Strikingly sculptural bespoke silver jewellery

Unusual sustainable designs with a seductively pagan quality

Meron Wolde’s bespoke rings are produced in sustainable materials including 100 per cent recycled silver
Meron Wolde’s bespoke rings are produced in sustainable materials including 100 per cent recycled silver

When Swedish-born metal artist Meron Wolde took her first steps into jewellery design, she found inspiration in her travels to Ethiopia and India, as well as to Eritrea, where her family have roots. “I found workshops that still practise with limited equipment yet produce astonishing pieces of art,” she explains. “It made me want to work towards my own self-sufficient and sustainable studio.”

The front of the silver brooch that Wolde made for Keiji Haino
The front of the silver brooch that Wolde made for Keiji Haino
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Her work today (rings, brooches, bangles and pins) is produced wholly in sustainable and fairly mined materials, including 100 per cent recycled silver and fair trade gold, and combines antique finds with a fascination for tribaltextiles, ancient stone and wood carvings. The results look as architectural and graphic as they do organic, textural and ­even pagan. “I work with simple lines,” she says. “I don’t want to overcomplicate the form. Yet the pieces become very sculptural when they are worn.”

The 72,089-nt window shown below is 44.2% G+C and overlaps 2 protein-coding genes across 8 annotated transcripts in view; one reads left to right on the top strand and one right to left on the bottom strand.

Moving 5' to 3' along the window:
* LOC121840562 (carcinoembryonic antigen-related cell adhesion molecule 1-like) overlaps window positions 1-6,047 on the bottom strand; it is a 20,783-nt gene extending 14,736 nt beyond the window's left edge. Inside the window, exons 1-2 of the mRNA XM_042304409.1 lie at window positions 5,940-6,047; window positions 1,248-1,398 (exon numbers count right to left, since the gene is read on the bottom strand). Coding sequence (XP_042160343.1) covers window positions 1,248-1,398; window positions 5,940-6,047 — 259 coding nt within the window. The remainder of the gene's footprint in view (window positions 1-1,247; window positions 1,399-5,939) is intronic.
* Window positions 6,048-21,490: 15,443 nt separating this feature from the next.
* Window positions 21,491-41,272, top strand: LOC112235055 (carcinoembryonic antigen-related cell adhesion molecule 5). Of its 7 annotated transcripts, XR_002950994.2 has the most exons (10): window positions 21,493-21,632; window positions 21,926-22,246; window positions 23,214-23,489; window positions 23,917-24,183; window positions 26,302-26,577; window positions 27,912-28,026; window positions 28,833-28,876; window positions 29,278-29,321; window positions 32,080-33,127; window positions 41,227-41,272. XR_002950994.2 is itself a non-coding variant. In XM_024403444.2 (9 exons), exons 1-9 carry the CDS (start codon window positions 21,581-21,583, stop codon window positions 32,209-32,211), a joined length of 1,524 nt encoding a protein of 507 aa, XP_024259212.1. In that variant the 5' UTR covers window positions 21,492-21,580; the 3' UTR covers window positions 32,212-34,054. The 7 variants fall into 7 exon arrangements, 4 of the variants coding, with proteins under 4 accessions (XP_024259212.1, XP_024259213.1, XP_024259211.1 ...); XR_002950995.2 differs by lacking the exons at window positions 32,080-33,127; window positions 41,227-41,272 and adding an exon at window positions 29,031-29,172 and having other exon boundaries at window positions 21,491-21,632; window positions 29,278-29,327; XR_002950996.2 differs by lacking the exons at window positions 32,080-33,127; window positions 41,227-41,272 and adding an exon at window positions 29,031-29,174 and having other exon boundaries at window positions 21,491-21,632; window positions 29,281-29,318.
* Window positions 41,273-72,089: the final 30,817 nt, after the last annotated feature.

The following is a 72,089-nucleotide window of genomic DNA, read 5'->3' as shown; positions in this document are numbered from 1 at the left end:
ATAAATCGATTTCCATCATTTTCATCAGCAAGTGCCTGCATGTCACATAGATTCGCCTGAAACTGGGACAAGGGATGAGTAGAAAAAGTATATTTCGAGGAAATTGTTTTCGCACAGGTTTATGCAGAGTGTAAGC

The reverse of the brooch with the underside of meteorite poking through
The reverse of the brooch with the underside of meteorite poking through
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London-based Wolde’s designs, which start at £100 and rise to £5,000, are made to commission, with each one taking between a few months and – for the most complex projects – a year to complete. She’s created wearablesculpture in a vast array of scales and shapes, and from disparate materials. One of her most unusual pieces was a silver brooch for musician Keiji Haino, after he gave a performance at the White Cube. “The gallery’s owner, Jay Jopling, presented Keiji with a meteorite from the Russian Sikhote-Alin Mountains that had fallen in 1947,” recalls Wolde. “Keiji gave it to me the same night, and I created a brooch for him to wear with his favourite black velvet jacket. I set the rough-edged rock on tactile, textured silver. But the piece can also be worn on a pendant, so you can see the reverse side of the brooch with the black iron rock peeking through the burnished silver surface.”

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